Forward Rosella Ayane is excited by Morocco's potential after the side qualified for the 2023 Women's World Cup in Australia and New Zealand.
The North Africans have reached the global finals for the first time after beating Botswana in the quarter-finals at the Women's Africa Cup of Nations (Wafcon).
The Atlas Lionesses won 2-1 in Rabat on Wednesday and the Wafcon hosts can now look forward to a semi-final match up against Nigeria or Cameroon, who meet in the last eight on Thursday.
"It's a historic achievement and one I'm never going to forget. It's a very proud feeling for me, for my family," Ayane told BBC Sport Africa.
"It was a dream [to qualify], but as time went on and I was working more and more with the team and we were playing more and more games, I really saw the potential.
"I've not been here that long. but I'm excited for the future and what's to come with this team."
Despite playing in their first Wafcon in 22 years, the Moroccans have been one of the best teams at the tournament.
The hosts and South Africa were the only two sides to win all three group games, and the Atlas Lionesses followed that up with a gritty performance against a stubborn Botswana side.
On Monday the North Africans will come up against one of the giants of African football, record nine-time winners Nigeria or three-time runners-up Cameroon.
"They're two massive nations that need to be respected. A lot of history," 26-year-old Tottenham player Ayane said of their potential semi-final opponents.
"They've played on the international stage at World Cups before, so teams not to take lightly.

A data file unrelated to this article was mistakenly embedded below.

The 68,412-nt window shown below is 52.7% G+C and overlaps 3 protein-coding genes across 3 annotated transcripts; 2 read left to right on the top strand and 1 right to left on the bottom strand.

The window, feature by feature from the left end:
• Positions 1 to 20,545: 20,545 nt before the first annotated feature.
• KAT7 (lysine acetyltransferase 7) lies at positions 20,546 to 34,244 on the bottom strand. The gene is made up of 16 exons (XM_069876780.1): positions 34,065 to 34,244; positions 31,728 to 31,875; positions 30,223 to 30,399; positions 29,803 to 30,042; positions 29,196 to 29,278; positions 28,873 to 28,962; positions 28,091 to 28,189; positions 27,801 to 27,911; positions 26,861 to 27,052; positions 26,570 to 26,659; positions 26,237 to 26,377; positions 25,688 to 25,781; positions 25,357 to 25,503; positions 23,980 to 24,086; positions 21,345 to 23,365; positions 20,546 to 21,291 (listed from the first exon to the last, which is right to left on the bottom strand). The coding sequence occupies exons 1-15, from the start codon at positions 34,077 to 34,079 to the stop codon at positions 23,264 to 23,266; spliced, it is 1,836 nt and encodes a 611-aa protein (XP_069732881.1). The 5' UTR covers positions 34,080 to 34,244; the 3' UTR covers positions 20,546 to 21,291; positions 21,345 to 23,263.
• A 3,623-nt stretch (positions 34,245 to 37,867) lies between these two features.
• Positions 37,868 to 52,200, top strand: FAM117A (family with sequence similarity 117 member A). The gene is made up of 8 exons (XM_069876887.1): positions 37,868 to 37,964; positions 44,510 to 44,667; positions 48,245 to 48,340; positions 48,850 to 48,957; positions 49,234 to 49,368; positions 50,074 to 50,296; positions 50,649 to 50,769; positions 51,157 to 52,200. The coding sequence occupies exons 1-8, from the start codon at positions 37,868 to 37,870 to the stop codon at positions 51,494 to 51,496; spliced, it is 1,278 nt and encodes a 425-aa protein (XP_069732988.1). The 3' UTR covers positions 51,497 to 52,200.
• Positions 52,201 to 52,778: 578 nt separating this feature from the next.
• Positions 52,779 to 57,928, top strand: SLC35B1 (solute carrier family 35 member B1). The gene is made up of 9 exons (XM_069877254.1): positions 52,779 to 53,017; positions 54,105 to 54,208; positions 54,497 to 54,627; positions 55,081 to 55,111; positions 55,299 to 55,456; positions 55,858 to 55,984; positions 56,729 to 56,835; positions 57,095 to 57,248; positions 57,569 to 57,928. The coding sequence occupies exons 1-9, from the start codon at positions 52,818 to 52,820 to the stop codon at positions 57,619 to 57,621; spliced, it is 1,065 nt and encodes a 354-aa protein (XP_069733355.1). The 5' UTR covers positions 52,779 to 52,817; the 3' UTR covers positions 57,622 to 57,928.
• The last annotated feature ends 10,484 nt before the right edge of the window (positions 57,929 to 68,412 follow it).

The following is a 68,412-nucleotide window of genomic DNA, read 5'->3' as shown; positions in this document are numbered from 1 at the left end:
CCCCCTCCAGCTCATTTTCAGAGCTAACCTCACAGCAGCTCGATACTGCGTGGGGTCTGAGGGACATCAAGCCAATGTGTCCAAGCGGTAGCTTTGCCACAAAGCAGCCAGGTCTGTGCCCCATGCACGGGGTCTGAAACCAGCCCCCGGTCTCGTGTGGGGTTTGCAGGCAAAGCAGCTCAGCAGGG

"I'll tune into the game and pick up on what I can. We'll get ready to go again and hopefully get into the final."
Zambia qualification 'a platform for change'
Meanwhile, Zambia coach Bruce Mwape says his charges can go on and win Wafcon after booking their semi-final spot and, like Morocco, picking up their maiden ticket to the Women's World Cup.
The Copper Queens won their last-eight tie against Senegal on penalties, and will face either South Africa or Tunisia in the next round.
"It feels like the tournament is over because I said our target was to qualify to the World Cup," Mwape told BBC Sport Africa.
"Now that that part is gone, we'll now focus on the on the cup. Qualifying for the World Cup feels good. Not only to me, even the team and the country at large.
"I am sure back home people are very excited. We are getting messages every time we play a game."
Defender Esther Siamfuko echoed her manager's sentiments, before adding that they can emulate Zambia's men side who conquered the continent in 2012.
"It has always been our dream to play at the biggest stage," she said.
Zambia made their Olympic Games debut last year and their first-ever qualification for the World Cup is all the more impressive given the absence of star striker Barbra Banda, who has missed the tournament over 'gender eligibility' issues.
Siamfuko believes appearing at the World Cup will help improve the women's game in the country - but sponsors and stakeholders must offer their support.
"This qualification really means a lot because this is a platform [for us] to make our change," she added.
"It will give us the voice to speak out and that is what is going to bring all the changes that we want to see.
"We need adequate preparations and we need sponsors on board, because we have a league which is not so competitive. We need to be given a bigger platform where we could express and also improve ourselves."